Sen. Tom Harkin, the chairman of the Senate Health Committee, said negotiators from the White House, Senate and House reached a final deal on healthcare reform days before Scott Brown’s victory in Massachusetts.
....Harkin said “we had an agreement, with the House, the White House and the Senate. We sent it to [the Congressional Budget Office] to get scored and then Tuesday happened and we didn’t get it back.” He said negotiators had an agreement in hand on Friday, Jan. 15. Harkin made clear that negotiators had reached a final deal on the entire bill, not just the excise plans, which had been reported the previous day, Jan. 14.
Kevin Drum (second link) says he's confused about why the compromise, already agreed upon, hasn't simply been executed since then. I can't tell whether he's serious. His first commenter provides a simple answer: 'Lots of Democrats didn't really want to pass HCR but didn't want to be blamed for killing it. Hence the stalling until an excuse arrived to give up.' The second commenter goes even simpler: 'It really seems to be a mystery only to you Drum. Democrats don't actually want to pass health care reform.' Fourth commenter: 'If they wanted to pass it, they would have already.'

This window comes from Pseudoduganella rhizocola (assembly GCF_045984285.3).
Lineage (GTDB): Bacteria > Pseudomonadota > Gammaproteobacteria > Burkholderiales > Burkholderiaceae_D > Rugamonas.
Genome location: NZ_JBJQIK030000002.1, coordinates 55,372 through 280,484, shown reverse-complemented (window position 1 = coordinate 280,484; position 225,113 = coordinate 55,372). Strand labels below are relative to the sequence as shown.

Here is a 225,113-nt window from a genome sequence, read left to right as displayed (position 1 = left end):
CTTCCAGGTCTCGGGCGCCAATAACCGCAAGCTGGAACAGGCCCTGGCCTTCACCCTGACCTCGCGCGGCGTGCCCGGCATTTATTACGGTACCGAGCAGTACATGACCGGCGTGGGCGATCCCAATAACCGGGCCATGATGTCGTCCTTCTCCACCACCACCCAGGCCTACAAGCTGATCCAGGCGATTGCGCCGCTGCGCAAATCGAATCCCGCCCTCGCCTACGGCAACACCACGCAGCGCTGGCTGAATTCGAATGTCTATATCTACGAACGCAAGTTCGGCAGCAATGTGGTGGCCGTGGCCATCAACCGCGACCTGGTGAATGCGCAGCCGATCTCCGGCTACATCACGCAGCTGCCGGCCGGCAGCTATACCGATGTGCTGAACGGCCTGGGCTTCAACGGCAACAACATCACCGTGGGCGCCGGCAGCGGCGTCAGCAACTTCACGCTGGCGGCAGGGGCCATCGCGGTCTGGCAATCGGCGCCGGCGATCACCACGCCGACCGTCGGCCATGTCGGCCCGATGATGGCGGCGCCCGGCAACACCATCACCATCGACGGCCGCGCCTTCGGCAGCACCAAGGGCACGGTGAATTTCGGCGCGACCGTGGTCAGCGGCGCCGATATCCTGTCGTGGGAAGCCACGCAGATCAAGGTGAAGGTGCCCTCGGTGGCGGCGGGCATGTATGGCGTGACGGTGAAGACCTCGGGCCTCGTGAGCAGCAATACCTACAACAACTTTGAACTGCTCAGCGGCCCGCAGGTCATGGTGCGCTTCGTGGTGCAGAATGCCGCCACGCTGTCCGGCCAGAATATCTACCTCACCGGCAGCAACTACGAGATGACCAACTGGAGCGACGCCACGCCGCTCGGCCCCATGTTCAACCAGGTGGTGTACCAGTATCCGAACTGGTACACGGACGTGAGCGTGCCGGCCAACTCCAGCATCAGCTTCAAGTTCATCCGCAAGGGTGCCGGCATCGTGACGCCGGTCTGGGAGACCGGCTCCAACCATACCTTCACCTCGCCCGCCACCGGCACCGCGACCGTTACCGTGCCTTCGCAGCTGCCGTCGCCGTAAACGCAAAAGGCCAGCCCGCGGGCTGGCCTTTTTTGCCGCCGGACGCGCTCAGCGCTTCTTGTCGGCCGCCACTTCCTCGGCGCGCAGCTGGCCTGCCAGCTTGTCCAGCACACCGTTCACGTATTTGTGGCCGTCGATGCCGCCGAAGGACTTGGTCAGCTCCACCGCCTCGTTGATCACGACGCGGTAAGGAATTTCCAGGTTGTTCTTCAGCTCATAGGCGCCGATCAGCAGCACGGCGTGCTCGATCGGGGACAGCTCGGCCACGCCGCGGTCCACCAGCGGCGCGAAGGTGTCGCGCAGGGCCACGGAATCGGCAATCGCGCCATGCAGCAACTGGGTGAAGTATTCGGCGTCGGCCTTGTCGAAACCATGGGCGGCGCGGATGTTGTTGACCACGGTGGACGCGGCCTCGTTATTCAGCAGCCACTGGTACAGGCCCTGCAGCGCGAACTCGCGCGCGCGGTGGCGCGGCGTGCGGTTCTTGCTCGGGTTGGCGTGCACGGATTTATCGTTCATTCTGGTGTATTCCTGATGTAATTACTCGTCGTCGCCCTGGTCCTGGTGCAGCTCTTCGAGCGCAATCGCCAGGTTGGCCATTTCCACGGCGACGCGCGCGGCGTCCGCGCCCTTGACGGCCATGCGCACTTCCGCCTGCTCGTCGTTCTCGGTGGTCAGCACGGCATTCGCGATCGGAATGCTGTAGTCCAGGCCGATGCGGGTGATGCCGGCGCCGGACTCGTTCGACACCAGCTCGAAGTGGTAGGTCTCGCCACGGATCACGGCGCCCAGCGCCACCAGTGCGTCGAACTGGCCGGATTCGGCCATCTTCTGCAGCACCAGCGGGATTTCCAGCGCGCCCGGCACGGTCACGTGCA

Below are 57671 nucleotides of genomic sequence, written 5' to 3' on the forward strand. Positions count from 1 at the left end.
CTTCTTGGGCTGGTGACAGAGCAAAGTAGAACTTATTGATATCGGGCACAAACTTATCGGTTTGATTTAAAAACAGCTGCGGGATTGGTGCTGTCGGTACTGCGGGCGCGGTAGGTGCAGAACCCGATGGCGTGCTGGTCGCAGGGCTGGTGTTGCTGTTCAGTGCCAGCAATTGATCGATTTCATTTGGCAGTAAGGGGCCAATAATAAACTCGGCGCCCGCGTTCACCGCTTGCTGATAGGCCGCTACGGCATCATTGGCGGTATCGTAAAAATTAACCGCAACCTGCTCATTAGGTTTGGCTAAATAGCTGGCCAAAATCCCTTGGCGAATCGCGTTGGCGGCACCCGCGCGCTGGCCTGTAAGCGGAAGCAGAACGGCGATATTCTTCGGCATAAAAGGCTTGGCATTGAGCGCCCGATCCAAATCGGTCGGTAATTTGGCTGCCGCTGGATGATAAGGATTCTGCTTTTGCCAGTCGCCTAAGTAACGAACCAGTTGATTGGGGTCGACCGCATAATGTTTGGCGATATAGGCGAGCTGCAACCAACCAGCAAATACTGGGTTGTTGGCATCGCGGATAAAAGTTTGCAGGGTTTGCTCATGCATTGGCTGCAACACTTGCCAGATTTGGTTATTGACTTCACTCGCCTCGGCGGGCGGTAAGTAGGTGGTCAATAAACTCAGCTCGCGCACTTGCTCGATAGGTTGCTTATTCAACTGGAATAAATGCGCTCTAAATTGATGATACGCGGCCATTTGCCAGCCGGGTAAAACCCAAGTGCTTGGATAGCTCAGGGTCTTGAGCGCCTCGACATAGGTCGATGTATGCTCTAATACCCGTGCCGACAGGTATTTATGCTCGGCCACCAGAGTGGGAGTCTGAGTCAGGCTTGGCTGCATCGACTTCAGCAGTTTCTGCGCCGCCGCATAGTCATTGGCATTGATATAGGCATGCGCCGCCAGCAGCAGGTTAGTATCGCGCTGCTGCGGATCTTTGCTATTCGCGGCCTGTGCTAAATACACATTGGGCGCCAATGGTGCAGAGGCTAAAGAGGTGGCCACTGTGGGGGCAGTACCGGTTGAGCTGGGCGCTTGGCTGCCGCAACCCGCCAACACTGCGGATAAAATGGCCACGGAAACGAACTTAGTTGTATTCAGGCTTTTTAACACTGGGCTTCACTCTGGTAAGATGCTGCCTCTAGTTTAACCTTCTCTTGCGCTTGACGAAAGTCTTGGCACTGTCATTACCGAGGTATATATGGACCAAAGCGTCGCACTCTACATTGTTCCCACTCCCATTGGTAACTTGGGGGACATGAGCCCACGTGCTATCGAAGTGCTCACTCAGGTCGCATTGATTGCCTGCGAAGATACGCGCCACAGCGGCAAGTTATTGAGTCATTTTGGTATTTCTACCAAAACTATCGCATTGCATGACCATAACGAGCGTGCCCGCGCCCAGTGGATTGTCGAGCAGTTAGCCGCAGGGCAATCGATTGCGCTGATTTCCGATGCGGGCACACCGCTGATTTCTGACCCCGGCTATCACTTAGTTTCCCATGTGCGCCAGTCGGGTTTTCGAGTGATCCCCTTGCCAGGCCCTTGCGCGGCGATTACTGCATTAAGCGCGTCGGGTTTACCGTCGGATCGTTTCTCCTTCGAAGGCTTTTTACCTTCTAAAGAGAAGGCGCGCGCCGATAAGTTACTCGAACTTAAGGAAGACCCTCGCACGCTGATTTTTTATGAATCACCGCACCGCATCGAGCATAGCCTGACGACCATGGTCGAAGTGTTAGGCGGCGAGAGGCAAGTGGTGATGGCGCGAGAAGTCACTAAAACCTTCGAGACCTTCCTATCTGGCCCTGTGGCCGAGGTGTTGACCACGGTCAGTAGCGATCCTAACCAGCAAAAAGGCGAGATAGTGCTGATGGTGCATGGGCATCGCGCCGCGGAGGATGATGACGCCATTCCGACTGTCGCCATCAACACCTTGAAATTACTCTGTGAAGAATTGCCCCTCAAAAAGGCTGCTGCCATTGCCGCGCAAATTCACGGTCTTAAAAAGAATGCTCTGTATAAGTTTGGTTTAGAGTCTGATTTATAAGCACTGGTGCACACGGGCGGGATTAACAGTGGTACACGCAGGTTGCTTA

That's probably the simplest explanation, on the face of things, but I'm uneasy about it. You can assume that (1) most politicians live to get reelected, (2) it's hard for the Dems to tell whether the HCR bill will be a short-term electoral win, and (3) Reid really is the craven hack the news makes him out (unwittingly) to be; makes sense (alas) that the Dems aren't invested in improving health care policy so much as appearing to do 'the right thing' for the voters. 'Caution' has historically been a good strategy for Democratic congressmen, while the GOP's 'starve the beast' strategy certainly pays off in the short term with its small-government supporters. So everyone's falling back on favoured tactics instead of exploring the possibilities of the moment itself. In which case no monolithic desire (to pass or scuttle the bill) enters the equation. People could just be myopic cowards and we'd get the same effect.